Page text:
Choya Single Year Golden Ume Fruit Pear Creme: Recipe

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choya single year pear creme recipe

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choya single year pear creme recipe

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RECIPES | Umeshu is a drink that I was introduced to in Japan. It was during my first visit to the country in 2014. Umeshu, commonly known and plum wine, is made using a fruit known as Nanko-ume. The whole, unripe fruit is steeped in Shochu and sugar, and the result is quite unique.

Choya is one of the most popular brands of umeshu globally, and have been making the liqueur since 1959. As part of the Virtual Travel Expo 2020, Choya sent me a bottle of their Single Year Golden Ume Fruit.

Nanko-ume from Kishu, Wakayama is allowed to age for over a year in the bottle, and remains inside (you can eat it or use it as a garnish). This ageing adds a unique golden colour to the umeshu, along with greater richness, depth & elegancy compared to the entry level umeshu.

I didn’t want to overpower the delicate flavours of the umeshu, so opted to add a delicate touch pear to the mix, along with a creamy base. The result is my The Choya Single Year Golden Ume Fruit Pear Creme.


Preparation Time: 10 minutes / Cooking time: n/a / Serves: 1


Ingredients

  • 50ml The Choya Single Year Golden Ume Fruit
  • 12ml amaro
  • 70ml pear juice
  • 25ml condensed milk

Method

  1. Put all the ingredients into a cocktail shaker with ice cubes. Shake well.
  2. Strain into a glass.
  3. Garnish with a slice of pear and serve.

Notes

The pear garnish should preferably be dehydrated. You can usually do this in your oven on the low “dehydrate” setting.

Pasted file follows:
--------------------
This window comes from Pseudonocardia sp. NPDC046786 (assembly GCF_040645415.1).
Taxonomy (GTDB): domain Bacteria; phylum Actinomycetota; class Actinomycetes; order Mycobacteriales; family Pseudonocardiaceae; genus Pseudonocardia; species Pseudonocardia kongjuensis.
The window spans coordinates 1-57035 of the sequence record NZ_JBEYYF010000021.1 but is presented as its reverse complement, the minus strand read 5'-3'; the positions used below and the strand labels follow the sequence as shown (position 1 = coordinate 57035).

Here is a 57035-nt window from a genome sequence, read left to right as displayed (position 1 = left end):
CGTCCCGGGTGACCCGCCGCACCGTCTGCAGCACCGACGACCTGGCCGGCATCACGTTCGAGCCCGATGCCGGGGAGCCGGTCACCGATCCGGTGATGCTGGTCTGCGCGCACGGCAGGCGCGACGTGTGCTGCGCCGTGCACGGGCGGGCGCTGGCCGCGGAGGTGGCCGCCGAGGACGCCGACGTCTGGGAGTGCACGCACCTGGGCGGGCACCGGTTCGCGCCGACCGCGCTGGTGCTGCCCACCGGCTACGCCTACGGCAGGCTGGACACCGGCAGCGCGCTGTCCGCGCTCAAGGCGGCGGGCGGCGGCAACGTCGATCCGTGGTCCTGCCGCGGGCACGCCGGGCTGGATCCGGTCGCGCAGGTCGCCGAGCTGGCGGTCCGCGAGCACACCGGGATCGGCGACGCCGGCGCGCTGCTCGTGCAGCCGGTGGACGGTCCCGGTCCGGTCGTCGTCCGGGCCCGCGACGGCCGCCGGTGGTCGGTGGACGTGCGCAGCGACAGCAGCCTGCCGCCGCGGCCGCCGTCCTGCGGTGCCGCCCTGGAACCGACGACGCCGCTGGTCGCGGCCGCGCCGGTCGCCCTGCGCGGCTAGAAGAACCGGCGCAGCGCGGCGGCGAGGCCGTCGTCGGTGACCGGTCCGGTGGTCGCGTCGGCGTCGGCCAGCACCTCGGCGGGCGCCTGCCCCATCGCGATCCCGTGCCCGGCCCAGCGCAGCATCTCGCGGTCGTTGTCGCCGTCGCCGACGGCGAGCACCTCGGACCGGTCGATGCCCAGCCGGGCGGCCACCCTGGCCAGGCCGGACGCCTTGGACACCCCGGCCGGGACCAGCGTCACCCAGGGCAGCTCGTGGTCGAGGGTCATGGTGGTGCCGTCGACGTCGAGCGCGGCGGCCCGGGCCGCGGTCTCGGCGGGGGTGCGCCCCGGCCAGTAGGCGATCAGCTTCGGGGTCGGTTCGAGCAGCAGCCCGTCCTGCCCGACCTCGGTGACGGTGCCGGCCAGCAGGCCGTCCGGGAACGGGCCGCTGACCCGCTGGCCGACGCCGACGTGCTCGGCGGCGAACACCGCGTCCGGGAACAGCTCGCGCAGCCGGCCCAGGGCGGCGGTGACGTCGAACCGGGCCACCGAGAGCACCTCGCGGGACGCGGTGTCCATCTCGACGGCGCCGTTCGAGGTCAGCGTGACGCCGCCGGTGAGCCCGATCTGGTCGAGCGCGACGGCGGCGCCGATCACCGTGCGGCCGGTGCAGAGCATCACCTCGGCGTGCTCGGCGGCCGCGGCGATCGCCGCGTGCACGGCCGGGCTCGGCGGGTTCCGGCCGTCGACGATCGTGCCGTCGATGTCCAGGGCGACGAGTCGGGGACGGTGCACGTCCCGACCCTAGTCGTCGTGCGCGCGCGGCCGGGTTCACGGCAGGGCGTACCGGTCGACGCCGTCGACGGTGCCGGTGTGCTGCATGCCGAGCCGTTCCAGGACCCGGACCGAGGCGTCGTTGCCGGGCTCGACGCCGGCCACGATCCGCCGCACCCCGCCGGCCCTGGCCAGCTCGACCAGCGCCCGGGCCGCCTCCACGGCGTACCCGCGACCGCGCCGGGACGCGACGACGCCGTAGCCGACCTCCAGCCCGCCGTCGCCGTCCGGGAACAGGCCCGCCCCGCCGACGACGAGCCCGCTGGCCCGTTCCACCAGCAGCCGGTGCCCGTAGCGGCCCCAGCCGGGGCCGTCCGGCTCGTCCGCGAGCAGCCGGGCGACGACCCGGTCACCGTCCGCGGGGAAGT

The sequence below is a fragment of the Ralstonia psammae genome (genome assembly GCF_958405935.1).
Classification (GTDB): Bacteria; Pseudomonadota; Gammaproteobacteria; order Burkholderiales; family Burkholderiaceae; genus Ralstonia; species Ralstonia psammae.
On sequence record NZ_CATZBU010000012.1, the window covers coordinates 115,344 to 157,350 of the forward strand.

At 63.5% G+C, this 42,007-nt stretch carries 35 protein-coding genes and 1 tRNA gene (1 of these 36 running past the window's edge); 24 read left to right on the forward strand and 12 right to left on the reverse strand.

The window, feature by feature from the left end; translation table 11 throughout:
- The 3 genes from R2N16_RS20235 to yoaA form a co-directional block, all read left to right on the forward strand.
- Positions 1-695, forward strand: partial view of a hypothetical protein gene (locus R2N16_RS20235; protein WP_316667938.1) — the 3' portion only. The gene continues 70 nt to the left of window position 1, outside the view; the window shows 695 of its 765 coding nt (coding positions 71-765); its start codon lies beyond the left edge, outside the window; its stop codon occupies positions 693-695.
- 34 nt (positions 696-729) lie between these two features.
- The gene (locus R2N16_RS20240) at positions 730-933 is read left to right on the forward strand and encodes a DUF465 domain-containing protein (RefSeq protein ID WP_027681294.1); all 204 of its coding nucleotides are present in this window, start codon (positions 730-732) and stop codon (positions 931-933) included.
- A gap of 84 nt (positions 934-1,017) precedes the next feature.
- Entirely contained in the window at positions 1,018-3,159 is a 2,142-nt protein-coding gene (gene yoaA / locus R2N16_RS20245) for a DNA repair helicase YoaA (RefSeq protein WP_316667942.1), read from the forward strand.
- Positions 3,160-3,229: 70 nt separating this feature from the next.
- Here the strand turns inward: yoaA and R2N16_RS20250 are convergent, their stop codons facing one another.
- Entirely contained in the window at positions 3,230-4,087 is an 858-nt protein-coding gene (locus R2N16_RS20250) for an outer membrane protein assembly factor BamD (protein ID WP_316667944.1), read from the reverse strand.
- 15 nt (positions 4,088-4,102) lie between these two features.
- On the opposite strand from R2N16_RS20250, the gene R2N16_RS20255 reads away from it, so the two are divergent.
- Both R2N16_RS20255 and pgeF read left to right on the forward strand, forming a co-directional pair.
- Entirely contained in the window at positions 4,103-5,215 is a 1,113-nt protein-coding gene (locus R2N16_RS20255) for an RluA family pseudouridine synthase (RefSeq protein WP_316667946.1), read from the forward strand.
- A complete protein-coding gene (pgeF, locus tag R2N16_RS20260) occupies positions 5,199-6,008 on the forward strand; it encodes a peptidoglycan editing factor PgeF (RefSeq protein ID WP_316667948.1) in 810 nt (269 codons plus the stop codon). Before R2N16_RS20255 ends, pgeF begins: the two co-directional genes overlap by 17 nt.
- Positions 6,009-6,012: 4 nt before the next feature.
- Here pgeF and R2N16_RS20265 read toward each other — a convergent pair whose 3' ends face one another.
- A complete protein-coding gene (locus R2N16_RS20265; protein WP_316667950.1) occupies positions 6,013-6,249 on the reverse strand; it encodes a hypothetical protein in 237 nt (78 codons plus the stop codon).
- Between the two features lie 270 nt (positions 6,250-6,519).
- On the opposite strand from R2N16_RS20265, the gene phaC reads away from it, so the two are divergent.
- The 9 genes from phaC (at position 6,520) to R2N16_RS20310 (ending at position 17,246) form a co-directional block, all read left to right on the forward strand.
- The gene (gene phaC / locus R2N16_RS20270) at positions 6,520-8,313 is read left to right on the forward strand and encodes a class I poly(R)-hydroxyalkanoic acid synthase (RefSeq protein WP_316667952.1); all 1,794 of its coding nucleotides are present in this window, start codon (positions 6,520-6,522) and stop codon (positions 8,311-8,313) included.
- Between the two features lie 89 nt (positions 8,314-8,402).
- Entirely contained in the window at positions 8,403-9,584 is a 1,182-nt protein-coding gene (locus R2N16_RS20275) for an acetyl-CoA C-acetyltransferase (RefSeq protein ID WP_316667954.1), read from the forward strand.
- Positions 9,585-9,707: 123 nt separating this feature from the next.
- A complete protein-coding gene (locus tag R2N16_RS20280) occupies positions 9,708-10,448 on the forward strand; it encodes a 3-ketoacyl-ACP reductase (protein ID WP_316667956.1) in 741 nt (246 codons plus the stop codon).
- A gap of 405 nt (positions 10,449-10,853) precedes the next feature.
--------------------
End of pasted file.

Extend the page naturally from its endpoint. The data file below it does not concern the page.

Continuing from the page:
Although pear is preferred for its subtlety, the cocktail also works quite well with apple juice as a substitute. If you do try it with apple juice, go for a diluted mixture of 50ml apple juice and 20ml water.

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Paul
Paul founded The City Lane back in 2009 as a place to share photos of his travels around Europe with friends and family. The City Lane might have changed quite a lot since those early days but one thing that’s remained constant is Paul’s passion for food, travel and culture, and a desire to photograph and write about his experiences.Paul has a strong inquisitive nature that drives him to look beneath the surface in order to discover what really makes a city and its people tick, and what better way to do this than over a good meal or drink, with a city’s locals, at places that people who live in that city actually frequent. Paul is also a co-host of The Brunswick Beer Collective, a podcast that may or may not actually be about beer.

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